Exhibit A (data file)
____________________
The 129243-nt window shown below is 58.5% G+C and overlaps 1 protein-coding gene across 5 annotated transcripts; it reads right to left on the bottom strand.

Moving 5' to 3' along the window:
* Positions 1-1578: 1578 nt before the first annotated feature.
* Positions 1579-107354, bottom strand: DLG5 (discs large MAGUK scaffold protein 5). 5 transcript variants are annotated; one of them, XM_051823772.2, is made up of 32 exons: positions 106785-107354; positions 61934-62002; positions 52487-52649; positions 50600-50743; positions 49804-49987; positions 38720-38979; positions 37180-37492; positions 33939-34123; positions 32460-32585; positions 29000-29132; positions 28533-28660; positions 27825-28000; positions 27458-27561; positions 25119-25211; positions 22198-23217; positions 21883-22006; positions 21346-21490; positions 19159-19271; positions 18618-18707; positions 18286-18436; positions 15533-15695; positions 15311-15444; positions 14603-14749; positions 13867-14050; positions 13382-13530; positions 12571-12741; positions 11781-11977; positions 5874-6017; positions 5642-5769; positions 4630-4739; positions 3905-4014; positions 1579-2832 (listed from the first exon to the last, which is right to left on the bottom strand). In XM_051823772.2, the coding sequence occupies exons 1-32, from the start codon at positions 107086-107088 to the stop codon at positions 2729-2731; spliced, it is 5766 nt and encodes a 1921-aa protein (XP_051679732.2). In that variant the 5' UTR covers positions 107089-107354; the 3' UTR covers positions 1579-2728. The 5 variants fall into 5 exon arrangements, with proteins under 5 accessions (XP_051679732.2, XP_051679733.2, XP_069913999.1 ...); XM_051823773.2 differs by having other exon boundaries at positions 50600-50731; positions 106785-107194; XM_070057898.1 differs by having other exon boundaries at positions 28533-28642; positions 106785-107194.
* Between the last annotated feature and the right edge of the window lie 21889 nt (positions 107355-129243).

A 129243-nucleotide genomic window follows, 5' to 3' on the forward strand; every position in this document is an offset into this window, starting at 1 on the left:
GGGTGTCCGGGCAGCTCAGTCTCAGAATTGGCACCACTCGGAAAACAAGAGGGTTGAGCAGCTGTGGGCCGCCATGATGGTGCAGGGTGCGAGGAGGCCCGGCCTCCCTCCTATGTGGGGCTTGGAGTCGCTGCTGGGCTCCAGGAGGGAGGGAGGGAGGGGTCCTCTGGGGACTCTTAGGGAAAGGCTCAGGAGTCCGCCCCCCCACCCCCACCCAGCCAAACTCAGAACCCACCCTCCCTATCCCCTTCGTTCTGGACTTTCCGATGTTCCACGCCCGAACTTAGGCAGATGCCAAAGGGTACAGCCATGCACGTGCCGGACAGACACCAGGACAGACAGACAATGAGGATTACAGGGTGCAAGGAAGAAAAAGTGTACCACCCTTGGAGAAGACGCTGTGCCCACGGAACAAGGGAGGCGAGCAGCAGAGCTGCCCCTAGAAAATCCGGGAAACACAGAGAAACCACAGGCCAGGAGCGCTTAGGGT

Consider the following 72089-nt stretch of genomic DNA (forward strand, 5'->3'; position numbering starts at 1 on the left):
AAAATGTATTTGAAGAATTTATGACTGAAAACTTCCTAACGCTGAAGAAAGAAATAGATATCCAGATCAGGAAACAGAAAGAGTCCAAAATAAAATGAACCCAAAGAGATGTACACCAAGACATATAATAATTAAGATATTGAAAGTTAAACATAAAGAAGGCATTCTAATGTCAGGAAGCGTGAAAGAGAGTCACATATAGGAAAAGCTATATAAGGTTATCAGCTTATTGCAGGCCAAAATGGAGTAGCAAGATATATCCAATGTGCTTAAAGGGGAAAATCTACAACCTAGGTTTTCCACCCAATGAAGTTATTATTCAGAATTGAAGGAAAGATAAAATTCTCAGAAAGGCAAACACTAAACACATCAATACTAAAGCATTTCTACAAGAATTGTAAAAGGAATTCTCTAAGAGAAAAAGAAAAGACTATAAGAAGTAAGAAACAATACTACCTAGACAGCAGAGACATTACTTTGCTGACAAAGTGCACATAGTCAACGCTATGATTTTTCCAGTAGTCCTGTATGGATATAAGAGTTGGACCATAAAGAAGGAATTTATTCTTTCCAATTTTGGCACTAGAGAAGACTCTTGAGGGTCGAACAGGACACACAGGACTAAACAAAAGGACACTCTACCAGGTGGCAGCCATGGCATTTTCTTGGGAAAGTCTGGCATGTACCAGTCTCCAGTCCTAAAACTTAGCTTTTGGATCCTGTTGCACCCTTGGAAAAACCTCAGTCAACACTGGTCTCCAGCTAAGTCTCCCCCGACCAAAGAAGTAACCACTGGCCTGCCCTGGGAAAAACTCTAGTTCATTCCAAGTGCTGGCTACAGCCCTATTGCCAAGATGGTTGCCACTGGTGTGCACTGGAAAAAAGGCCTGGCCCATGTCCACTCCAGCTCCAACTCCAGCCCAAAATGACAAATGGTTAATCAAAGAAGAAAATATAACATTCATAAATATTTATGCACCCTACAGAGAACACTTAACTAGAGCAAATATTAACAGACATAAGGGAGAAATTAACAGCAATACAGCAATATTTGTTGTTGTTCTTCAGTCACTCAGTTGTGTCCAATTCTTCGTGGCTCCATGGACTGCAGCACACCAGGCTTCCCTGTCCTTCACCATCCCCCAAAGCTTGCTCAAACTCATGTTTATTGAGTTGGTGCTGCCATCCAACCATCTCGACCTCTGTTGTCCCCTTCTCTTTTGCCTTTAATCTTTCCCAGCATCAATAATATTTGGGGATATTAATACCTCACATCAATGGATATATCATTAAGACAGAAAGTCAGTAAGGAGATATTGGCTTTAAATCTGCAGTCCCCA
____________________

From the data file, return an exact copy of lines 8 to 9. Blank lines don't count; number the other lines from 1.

Consider the following 72089-nt stretch of genomic DNA (forward strand, 5'->3'; position numbering starts at 1 on the left):
AAAATGTATTTGAAGAATTTATGACTGAAAACTTCCTAACGCTGAAGAAAGAAATAGATATCCAGATCAGGAAACAGAAAGAGTCCAAAATAAAATGAACCCAAAGAGATGTACACCAAGACATATAATAATTAAGATATTGAAAGTTAAACATAAAGAAGGCATTCTAATGTCAGGAAGCGTGAAAGAGAGTCACATATAGGAAAAGCTATATAAGGTTATCAGCTTATTGCAGGCCAAAATGGAGTAGCAAGATATATCCAATGTGCTTAAAGGGGAAAATCTACAACCTAGGTTTTCCACCCAATGAAGTTATTATTCAGAATTGAAGGAAAGATAAAATTCTCAGAAAGGCAAACACTAAACACATCAATACTAAAGCATTTCTACAAGAATTGTAAAAGGAATTCTCTAAGAGAAAAAGAAAAGACTATAAGAAGTAAGAAACAATACTACCTAGACAGCAGAGACATTACTTTGCTGACAAAGTGCACATAGTCAACGCTATGATTTTTCCAGTAGTCCTGTATGGATATAAGAGTTGGACCATAAAGAAGGAATTTATTCTTTCCAATTTTGGCACTAGAGAAGACTCTTGAGGGTCGAACAGGACACACAGGACTAAACAAAAGGACACTCTACCAGGTGGCAGCCATGGCATTTTCTTGGGAAAGTCTGGCATGTACCAGTCTCCAGTCCTAAAACTTAGCTTTTGGATCCTGTTGCACCCTTGGAAAAACCTCAGTCAACACTGGTCTCCAGCTAAGTCTCCCCCGACCAAAGAAGTAACCACTGGCCTGCCCTGGGAAAAACTCTAGTTCATTCCAAGTGCTGGCTACAGCCCTATTGCCAAGATGGTTGCCACTGGTGTGCACTGGAAAAAAGGCCTGGCCCATGTCCACTCCAGCTCCAACTCCAGCCCAAAATGACAAATGGTTAATCAAAGAAGAAAATATAACATTCATAAATATTTATGCACCCTACAGAGAACACTTAACTAGAGCAAATATTAACAGACATAAGGGAGAAATTAACAGCAATACAGCAATATTTGTTGTTGTTCTTCAGTCACTCAGTTGTGTCCAATTCTTCGTGGCTCCATGGACTGCAGCACACCAGGCTTCCCTGTCCTTCACCATCCCCCAAAGCTTGCTCAAACTCATGTTTATTGAGTTGGTGCTGCCATCCAACCATCTCGACCTCTGTTGTCCCCTTCTCTTTTGCCTTTAATCTTTCCCAGCATCAATAATATTTGGGGATATTAATACCTCACATCAATGGATATATCATTAAGACAGAAAGTCAGTAAGGAGATATTGGCTTTAAATCTGCAGTCCCCA